African-American history and culture are also the root of many of the genres of music we enjoy today.

 


This genre is a blend of African-American music and European music tradition, and was born when slaves were brought to America and were forced to convert to Christianity.

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    Spiritual

    Historians also considered it a genre of folk music, and it not only served as an expression of sorrow, but was also used as a code to orchestrate escapes and rebellions!

     



This dynamic and diverse genre of music flourished in the early 1920s, in the south, and offered the black community escape from the harsh reality of violent racism.

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    Blues

    This music follows no strict rules and was created using readily available instruments – even ones that were made at home! This is what made it accessible to all people, regardless of status or race, allowing African Americans to create their own musical culture.


This genre is perhaps the most well-known American musical export, and was born from a fusion of musical styles in New Orleans, where Africans, Europeans, and Creoles lived in the same community.

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    Jazz


    Segregation laws in 1894 divided dark-skinned and lighter-skinned Creoles, which gave black Creole musicians more incentive to associate with African Americans, resulting in a mixing of their musical traditions.



This genre of music is what is often the first thing that comes to mind when "black culture" is mentioned, and stems from the urban black experience.

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    Hip-Hop

    Born in the black communities of 1970s New York City, hip-hop was heavily influenced by Caribbean immigrants and encompasses a larger movement of expression than just rap music, such as graffiti and breakdancing.

     

To learn more about African influences on music culture and genres, click here.

Black Classical Musicians Making Their Mark Today

Last but not least, there are many talented black musicians who are making history today!
 

This British cello prodigy was the first black contestant to win the BBC Young Musician competition.

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    Sheku Kanneh-Mason

    Sheku
    Picture: Decca Classics


    Kanneh-Mason began to play the cello at age six, and grew up in a family with seven kids who all studied at London's Royal Academy of Music. In 2018, he even performed at Prince Harry and Meghan Markle's wedding! Learn More.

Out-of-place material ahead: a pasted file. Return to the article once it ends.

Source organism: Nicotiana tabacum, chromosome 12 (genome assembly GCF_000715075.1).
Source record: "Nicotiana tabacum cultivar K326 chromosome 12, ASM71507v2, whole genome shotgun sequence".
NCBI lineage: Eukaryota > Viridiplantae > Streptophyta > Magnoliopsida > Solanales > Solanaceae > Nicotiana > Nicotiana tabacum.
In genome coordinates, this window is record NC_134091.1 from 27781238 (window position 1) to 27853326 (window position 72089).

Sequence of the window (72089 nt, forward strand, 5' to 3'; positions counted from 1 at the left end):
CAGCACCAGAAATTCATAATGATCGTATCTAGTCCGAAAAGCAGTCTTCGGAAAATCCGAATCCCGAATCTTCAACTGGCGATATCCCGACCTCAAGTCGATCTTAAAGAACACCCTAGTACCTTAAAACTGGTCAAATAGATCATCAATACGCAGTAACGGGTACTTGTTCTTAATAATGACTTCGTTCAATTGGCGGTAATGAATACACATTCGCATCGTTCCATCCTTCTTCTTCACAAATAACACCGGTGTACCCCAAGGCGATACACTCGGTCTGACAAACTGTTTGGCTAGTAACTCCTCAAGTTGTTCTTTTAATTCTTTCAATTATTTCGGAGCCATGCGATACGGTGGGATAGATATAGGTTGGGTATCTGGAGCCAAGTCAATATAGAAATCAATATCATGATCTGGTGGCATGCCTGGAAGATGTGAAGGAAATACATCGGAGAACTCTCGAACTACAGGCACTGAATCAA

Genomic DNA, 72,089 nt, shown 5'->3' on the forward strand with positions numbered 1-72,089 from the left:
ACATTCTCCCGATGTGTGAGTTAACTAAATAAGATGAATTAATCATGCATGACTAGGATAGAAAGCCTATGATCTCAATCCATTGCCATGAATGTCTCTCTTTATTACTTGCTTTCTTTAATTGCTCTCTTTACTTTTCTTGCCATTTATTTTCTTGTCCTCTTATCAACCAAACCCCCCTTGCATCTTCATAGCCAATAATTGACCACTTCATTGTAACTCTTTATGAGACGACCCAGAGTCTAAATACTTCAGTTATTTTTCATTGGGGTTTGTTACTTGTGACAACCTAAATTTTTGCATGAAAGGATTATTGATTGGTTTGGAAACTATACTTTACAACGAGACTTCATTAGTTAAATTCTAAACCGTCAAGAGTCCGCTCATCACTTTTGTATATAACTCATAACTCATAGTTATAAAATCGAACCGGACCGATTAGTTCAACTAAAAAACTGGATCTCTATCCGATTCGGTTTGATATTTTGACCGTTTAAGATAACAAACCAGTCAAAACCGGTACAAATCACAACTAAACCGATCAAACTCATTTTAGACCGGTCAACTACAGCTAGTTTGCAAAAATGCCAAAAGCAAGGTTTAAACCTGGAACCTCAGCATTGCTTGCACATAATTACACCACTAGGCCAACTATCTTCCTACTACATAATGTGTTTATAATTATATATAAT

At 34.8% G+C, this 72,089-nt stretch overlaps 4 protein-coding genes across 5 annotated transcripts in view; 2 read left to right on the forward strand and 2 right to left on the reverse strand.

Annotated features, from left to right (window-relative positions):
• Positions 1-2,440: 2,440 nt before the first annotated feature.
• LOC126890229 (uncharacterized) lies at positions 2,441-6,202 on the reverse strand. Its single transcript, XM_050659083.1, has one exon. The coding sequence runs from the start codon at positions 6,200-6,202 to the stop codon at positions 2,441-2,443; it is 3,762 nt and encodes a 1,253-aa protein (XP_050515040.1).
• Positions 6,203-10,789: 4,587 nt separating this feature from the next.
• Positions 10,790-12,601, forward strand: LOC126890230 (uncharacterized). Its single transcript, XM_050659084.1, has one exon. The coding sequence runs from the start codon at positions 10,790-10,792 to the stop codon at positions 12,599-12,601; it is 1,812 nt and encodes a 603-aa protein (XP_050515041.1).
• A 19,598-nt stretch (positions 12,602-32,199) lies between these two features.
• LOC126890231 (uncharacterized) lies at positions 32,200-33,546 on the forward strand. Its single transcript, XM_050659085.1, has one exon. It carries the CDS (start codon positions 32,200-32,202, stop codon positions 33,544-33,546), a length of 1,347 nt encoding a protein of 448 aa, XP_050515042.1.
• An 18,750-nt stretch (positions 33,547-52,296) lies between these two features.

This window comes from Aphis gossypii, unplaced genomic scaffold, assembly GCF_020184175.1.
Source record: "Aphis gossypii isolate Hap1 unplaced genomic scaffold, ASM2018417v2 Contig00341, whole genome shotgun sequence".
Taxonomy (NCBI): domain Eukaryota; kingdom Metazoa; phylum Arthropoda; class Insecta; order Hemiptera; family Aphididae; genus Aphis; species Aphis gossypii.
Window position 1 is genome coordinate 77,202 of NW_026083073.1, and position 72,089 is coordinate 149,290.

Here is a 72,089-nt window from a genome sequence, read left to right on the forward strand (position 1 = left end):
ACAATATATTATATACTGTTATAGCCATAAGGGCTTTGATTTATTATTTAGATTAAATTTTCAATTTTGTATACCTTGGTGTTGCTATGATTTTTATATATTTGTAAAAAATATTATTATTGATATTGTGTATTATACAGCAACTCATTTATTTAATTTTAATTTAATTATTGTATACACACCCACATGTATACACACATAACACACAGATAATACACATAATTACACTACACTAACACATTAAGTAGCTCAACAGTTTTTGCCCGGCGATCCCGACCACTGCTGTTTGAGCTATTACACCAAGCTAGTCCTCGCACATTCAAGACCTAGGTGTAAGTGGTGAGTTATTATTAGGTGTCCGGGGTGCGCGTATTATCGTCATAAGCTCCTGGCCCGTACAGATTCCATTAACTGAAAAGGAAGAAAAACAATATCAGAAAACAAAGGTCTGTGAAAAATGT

This talented Los Angeles-based violist is a Juilliard School graduate and is one of the biggest classical music influencers on social media, using his reach to inspire and spread positivity.

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    Drew Forde

    Drew Forde
    Photo: That Viola Kid

    Also known as That Viola Kid online, this artist wants to make classical music more accessible to everyone and creates gorgeous classical covers of pop music. Check out his YouTube channel for his covers, vlogs about Juilliard, and more! Learn More.


This South African soprano rose to fame after making her debut at the Latvian National Theatre as Micaela in Carmen, and has since been seen at nearly all of the major theatres of the world including the Royal Opera House and the Met.

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    Pretty Yende

    Pretty Yende
    Photo: Sony Music Masterworks

    Not only has she appeared as the musical guest on "The Late Show", "Good Morning America", and more, Yende was the first artist in the history of the Belvedere Singing Competition to win top prize in every category! Learn More.


This Canadian engineer, entrepreneur, violinist, and philanthropist studied violin at The Royal Conservatory, and has performed with some of the biggest names in pop music, including Mary J Blige, Sting, Justin Bieber, Akon, and more.

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    Andrew Forde

    Andrew Forde

    He has even composed original pieces for various television and commercial projects, as well as a composition inspired by Glenn Gould called The Idea of North, which premiered in Koerner Hall in 2018. Learn More.



We hope that you learned more about the significant contributions made by black musicians, and we look forward to celebrating them and their impact throughout the year!